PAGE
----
Pierce County is a mess of fireworks rules. Will one big city finally catch up?

For most Puget Sounders, it might seem early to start fretting about the snap, crackle, ka-boom of holiday fireworks. For most folks, this winter’s near-record rainfall has pushed any fear of another bad summer fire season out of sight, out of mind.

But public officials don’t have the luxury of waiting for the onslaught of amateur Fourth of July pyrotechnics — that reckless time of year when sparks fly, ears ring, flesh burns and neighborhood tempers flare.

This week, Lakewood leaders are wisely launching a discussion about whether to tighten city fireworks regulations.

We hope Pierce County’s second-largest city wakes up and adopts fireworks limits on par with what surrounding municipalities already have on the books.

Lakewood, with a population close to 60,000, has the South Sound’s largest, least restrictive chunk of urban territory when it comes to fireworks. People are allowed to set them off July 3-5 from 11 a.m. to 11 p.m.

God bless baseball, apple pie and the right to local self-determination. But it’s silly (as well as inconsistent and confusing) for Lakewood to keep allowing a three-day war zone when Tacoma, Fircrest and Steilacoom have long since enacted fireworks bans.

University Place doesn’t prohibit fireworks outright, but at least it has the good sense to limit the fuse-lighting festivities to July 4. The official name of the holiday, after all, is Independence Day — singular, not plural.

A UP-style approach might be the direction that Lakewood is headed, upon the recommendation of City Manager John Caulfield. He presented it at a City Council study session Monday evening.

“By restricting or banning fireworks on the 3rd and 5th, we would still allow citizens the ability to celebrate the birth of our country with fireworks on the 4th,” Caulfield wrote in a council memo, “but would reduce the overall amount of time fireworks are being discharged and would therefore decrease the chances of fire or injury.”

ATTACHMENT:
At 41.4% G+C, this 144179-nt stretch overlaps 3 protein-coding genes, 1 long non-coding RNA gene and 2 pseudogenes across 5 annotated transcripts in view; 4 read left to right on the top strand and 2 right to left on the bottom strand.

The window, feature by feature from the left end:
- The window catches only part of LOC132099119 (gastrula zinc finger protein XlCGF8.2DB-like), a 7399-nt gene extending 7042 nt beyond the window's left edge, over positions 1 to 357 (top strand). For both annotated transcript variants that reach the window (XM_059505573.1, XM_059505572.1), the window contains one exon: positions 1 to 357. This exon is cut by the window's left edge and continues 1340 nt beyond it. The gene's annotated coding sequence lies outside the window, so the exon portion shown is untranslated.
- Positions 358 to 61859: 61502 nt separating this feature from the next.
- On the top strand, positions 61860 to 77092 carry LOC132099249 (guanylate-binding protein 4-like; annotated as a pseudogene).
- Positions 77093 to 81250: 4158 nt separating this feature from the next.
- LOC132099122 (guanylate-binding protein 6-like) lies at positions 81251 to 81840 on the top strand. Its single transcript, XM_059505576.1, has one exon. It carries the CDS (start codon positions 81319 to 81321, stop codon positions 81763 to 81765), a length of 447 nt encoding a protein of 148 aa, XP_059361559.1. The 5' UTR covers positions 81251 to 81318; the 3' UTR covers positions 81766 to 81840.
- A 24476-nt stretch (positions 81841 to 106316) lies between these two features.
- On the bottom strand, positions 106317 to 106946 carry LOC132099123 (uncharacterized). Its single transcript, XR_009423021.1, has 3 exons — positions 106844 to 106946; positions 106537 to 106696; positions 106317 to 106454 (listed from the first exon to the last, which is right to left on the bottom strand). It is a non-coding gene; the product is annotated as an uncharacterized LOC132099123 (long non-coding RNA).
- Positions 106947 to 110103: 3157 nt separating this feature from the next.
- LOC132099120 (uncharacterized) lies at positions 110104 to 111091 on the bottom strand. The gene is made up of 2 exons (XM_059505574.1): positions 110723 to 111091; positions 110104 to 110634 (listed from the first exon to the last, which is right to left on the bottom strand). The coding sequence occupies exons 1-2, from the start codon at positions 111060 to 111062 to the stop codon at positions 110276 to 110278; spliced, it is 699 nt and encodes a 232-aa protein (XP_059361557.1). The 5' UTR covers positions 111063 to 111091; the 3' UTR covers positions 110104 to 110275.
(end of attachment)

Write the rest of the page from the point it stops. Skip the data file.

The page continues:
Adverse effects on noise-sensitive neighbors, pets and wildlife would also be curtailed, he noted.

His proposal is certainly better than the do-nothing guidance offered by the city’s Public Safety Advisory Committee; the PSAC concluded that trying to enforce a ban would be “a large drain on police resources and, ultimately, end in failure.”

That seems like a dud of a recommendation, given the outpouring of fireworks-related noise and litter complaints each year and the dozens of police, fire and medical aid calls during the week of the holiday.

Granted, Tacoma and other cities with total fireworks bans have a reputation for spotty enforcement at best. For proof, Lakewood Police dispatched an aerial drone on July 4 last year; it recorded the night sky lit up in a 360-degree panorama, fireworks exploding in all directions, including over Tacoma.

Admittedly, any change in fireworks code that’s done without a robust public education and law enforcement component might blow up in the city’s face. But that doesn’t mean Lakewood should give up without a fight against a recurring public nuisance and safety risk.

Here’s an idea: Why not deploy those unmanned drones to catch fireworks scofflaws, as some communities have done? High-tech surveillance might lead to deterrence, with fewer cops having to work holiday overtime shifts.

The city has time to put together a plan; if the council were to approve new fireworks rules this spring, they wouldn’t go into effect until summer 2021.

So let Lakewood folks indulge their July 4 passion for do-it-yourself pyrotechnics. Let them enjoy, for one night each summer, the sparkles and skybursts reflected on the surface of Gravelly and American lakes.

But in the days around the holiday, let there finally be an official ceasefire across Lakewood, Tacoma and all of Pierce County’s urban core.